LONDON, Ont.—A poster taped to a door hangs at Western University’s Medway-Sydenham Hall residence that says, “See something. Do something.”
In four words it encapsulates feelings of unease, and calls for action, which have unfolded at the residence and on a campus, where students are still battling allegations of sexual assault.
“Students are feeling frustrated and angry,” said fourth year student Gianna Kotdia. “Many of our students do not feel safe in residence or on campus. It has definitely been a tough few days for our students.”
Kotadia, Vice President, University Affairs, University Students Council, said, “Of course, not knowing the full details of what happened is scary.
It is unclear what happened at the residence last weekend, but a multitude of social media postings alleged that the girl students were drugged and sexually assaulted. London police are investigating three complaints of sexual violence resulting from the beating of four female students as well as first-year student Gabrielle Neal, but have yet to receive any formal complaints about other alleged incidents.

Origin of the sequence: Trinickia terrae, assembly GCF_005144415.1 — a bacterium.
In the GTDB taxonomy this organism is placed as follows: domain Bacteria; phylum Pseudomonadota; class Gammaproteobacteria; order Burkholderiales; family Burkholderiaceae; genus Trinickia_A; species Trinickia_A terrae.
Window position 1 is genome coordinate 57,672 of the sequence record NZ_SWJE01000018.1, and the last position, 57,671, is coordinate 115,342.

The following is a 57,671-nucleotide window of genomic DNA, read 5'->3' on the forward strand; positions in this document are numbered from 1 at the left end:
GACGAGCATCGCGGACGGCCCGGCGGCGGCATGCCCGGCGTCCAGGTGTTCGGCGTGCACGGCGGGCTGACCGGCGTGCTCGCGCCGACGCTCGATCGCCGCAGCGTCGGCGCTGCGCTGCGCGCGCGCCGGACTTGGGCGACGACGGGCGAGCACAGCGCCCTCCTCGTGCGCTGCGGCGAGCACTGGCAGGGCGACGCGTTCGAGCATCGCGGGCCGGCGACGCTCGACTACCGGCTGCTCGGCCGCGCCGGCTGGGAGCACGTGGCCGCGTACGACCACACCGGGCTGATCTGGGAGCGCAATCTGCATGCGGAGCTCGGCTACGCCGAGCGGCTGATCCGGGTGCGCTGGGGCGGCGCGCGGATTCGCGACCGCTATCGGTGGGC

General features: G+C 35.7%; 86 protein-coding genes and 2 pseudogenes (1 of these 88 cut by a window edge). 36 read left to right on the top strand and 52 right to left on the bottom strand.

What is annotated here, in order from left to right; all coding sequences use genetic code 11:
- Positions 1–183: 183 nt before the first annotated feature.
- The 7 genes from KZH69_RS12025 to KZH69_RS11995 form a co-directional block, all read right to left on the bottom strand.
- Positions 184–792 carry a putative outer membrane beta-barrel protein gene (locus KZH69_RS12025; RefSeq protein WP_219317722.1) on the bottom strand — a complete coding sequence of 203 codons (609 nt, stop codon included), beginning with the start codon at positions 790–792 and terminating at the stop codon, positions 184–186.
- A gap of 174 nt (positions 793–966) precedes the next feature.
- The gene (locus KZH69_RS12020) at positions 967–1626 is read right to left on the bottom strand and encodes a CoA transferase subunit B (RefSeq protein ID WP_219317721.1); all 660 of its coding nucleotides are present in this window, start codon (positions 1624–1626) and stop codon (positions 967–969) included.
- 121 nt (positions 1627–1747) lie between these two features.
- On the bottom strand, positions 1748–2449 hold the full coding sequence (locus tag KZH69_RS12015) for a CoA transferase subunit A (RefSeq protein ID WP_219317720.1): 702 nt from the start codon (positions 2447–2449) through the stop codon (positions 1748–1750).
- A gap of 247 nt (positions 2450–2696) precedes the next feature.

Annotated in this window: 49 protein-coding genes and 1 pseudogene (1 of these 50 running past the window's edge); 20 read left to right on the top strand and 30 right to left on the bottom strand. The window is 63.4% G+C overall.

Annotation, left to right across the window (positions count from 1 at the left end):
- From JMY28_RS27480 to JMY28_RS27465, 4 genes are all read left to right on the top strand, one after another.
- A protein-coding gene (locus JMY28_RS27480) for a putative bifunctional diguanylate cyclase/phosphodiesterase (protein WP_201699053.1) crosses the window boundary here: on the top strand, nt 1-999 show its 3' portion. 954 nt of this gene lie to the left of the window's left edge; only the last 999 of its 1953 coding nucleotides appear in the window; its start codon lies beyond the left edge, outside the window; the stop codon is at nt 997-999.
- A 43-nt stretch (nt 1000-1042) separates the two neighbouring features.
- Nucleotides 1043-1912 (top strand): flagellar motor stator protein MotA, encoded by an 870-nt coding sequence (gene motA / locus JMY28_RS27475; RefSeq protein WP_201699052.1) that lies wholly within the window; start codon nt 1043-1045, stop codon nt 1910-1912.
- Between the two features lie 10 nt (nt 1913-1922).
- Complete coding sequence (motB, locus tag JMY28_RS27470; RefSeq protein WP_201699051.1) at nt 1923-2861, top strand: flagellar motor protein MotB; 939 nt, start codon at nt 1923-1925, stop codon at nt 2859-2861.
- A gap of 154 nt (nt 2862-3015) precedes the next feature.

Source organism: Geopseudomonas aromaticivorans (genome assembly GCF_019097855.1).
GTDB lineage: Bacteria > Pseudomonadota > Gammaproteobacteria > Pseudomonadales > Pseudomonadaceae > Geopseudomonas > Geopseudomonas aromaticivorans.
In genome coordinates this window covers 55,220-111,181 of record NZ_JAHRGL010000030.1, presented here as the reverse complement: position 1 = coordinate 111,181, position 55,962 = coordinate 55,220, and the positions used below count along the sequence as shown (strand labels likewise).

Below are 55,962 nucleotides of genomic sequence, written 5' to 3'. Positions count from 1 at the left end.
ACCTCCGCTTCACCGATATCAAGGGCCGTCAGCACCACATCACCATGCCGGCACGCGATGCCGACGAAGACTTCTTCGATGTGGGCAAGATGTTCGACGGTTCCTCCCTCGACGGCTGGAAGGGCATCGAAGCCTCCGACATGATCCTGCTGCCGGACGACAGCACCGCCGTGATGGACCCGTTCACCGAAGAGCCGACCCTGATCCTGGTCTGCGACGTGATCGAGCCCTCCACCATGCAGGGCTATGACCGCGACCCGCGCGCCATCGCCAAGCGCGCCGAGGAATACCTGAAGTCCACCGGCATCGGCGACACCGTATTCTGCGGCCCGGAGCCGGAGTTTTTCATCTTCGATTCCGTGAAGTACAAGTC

“This past weekend the London Police Service became aware of reports circulating on social media regarding allegations that several female students living in Medway-Sydenham Hall at Western University were drugged and sexually assaulted over the weekend Some reports suggest 30 or more students may have been victims, London Police Chief Steve Williams told a media conference on Tuesday, as he urged victims to come forward.
Police are actively investigating and going door-to-door at the 613-bed residence known as Med-Sid, talking to students and looking for any witnesses or victims.
Police are also investigating three reports of alleged sexual assault of four girl students at other locations on campus last week, but did not provide any further details about whether they happened during the frosh event or whether drugs or alcohol were involved. . Williams said a male student was arrested in one case, but has been released from custody. No allegation has been made.